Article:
Don’t let those doctors force you to push.
Just breathe your baby out.
We were inspired, and us mamas agreed to a fire-hot rebellion against that ugly hospital gown. We’d birth in our own flowery, darn gowns.
After my course, I wasn’t just a soon-to-be mom. I was a round ball of super-human- ready, willing, and able to bring forth whomever this little critter was living inside of me. I tried to tone it down when I told my doctor the rules I wanted her and the nurses to abide by on birthing day. I hoped my face was soft and kind when I told her NO EPIDURAL AND NO PUSHING.
But when I arrived back at the hospital around three o’clock that afternoon, I wasn’t quite the stoic lady I had been earlier that day. I was more like a beached whale gasping for breath than a round ball of super-human. The breathing and visualization techniques I had learned in class and from my CD tore away from my brain like lost puppy signs in a hurricane.
Um hum. This is the lady I want to see. Nurse Kathy said. Snuggled in her neck, I limped like a wounded soldier to my room. She helped me ease onto the cold sheets. Put this on, she said. And without one thought, without one objection, I slid that ugly hospital gown on faster than the drive-thru at Chick- Fil -A.
I’ll put my own gown on after the birth, I told myself.
At eight centimeters dilated, my world was rocking off its axis. I could feel this baby dropping down and thought, he must be Kung Fu Panda. Sitting on the edge of my bed, being held by Nurse Kathy, we rocked from side to side like old ladies in a gospel choir.
Finally, wild-eyed, I whispered, when is it too late to get an epidural?
Anytime before push-time, a compassionate Kathy said. I could hear her own relief.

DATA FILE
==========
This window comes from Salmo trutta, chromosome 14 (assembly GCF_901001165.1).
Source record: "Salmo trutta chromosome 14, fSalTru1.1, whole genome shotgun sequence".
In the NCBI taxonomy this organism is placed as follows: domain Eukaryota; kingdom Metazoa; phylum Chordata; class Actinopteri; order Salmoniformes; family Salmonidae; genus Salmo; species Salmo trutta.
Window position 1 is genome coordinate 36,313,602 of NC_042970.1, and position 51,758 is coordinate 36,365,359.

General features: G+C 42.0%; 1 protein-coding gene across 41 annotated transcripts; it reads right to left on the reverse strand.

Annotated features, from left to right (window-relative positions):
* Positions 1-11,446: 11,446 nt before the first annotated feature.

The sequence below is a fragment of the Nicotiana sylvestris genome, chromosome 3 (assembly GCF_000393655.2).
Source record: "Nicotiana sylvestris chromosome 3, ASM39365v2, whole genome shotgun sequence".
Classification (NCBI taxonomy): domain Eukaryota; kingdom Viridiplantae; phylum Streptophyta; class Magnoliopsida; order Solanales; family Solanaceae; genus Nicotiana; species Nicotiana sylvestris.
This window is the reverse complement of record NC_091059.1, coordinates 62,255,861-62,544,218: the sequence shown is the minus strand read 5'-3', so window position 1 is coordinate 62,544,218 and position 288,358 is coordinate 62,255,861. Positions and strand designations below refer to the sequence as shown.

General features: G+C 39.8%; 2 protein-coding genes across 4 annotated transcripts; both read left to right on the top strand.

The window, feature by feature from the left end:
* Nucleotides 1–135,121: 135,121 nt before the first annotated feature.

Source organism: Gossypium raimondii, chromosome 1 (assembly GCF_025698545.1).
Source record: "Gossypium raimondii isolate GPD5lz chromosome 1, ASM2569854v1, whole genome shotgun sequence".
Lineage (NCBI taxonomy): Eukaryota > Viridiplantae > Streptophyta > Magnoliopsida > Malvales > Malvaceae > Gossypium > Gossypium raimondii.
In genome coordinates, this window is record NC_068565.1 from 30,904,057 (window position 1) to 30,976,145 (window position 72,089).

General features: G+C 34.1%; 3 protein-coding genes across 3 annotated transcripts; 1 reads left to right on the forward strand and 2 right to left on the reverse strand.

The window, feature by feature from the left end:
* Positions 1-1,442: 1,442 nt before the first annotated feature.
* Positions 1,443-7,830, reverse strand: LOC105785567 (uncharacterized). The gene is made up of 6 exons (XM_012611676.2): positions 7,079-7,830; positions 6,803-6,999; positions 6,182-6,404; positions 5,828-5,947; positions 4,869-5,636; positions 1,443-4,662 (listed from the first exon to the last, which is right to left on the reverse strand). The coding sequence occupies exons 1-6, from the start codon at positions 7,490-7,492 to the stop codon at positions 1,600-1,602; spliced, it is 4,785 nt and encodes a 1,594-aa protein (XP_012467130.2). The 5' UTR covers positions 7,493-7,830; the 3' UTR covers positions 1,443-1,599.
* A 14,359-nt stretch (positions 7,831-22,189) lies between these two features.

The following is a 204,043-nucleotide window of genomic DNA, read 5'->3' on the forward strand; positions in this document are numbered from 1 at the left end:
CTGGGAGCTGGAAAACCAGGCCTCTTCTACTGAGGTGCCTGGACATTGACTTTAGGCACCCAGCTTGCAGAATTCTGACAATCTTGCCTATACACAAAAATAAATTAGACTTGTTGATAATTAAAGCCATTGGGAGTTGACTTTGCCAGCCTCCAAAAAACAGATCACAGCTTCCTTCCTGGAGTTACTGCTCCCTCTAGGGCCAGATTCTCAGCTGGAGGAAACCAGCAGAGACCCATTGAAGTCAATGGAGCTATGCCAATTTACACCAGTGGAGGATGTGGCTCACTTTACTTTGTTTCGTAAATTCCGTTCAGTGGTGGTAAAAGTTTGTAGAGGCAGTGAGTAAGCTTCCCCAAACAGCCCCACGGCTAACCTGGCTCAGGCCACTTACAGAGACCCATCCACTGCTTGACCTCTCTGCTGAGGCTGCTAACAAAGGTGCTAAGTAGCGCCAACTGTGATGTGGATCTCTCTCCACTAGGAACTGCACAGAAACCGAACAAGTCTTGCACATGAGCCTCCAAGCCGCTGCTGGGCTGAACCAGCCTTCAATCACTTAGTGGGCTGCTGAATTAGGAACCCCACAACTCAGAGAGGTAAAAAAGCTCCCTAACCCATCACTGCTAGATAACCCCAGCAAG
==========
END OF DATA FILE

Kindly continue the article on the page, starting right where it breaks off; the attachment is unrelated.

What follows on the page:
I turned to my husband. He had been my personal tug-of-war rope all day. Is it okay? I needed someone’s approval before I abandoned the hypno-birthing ship. Plus, That $345 for the classes was about to go right down the drain.
Whatever you need, Hun. Whatever you want.
With one swift dial on her phone, Kathy ordered an epidural to be administered to the beached whale in Room 2.
The medicine ran down my back like a cool glass of sparkling water.
I just might live after all.
The throbs in my nether parts slowed down like batteries in an old toy.
Giggled and clapped my hands with Kathy.
As I slipped into medicated bliss, my husband sat beside me rambling about a list of good vegetables that were good for my blood type.
Broccoli. I don’t remember what else.
PUSH! My doctor said.
Push this baby out!
And at command, I pushed. I was too tired to protest. I just needed this baby out.
Push? Sure, doc. No problem.
At that point, I would have sung the alphabet if it meant this would be over. Forty-five minutes later, I was holding my eight-pound sweet, baby boy. We all giggled and clapped our hands at his arrival.
When it was over, I felt a little guilty for not following through with my commitment to have a completely natural birth. Then, I looked at my little boy- safe, healthy, and sleeping peacefully in his bed. Good job, mama. Good job.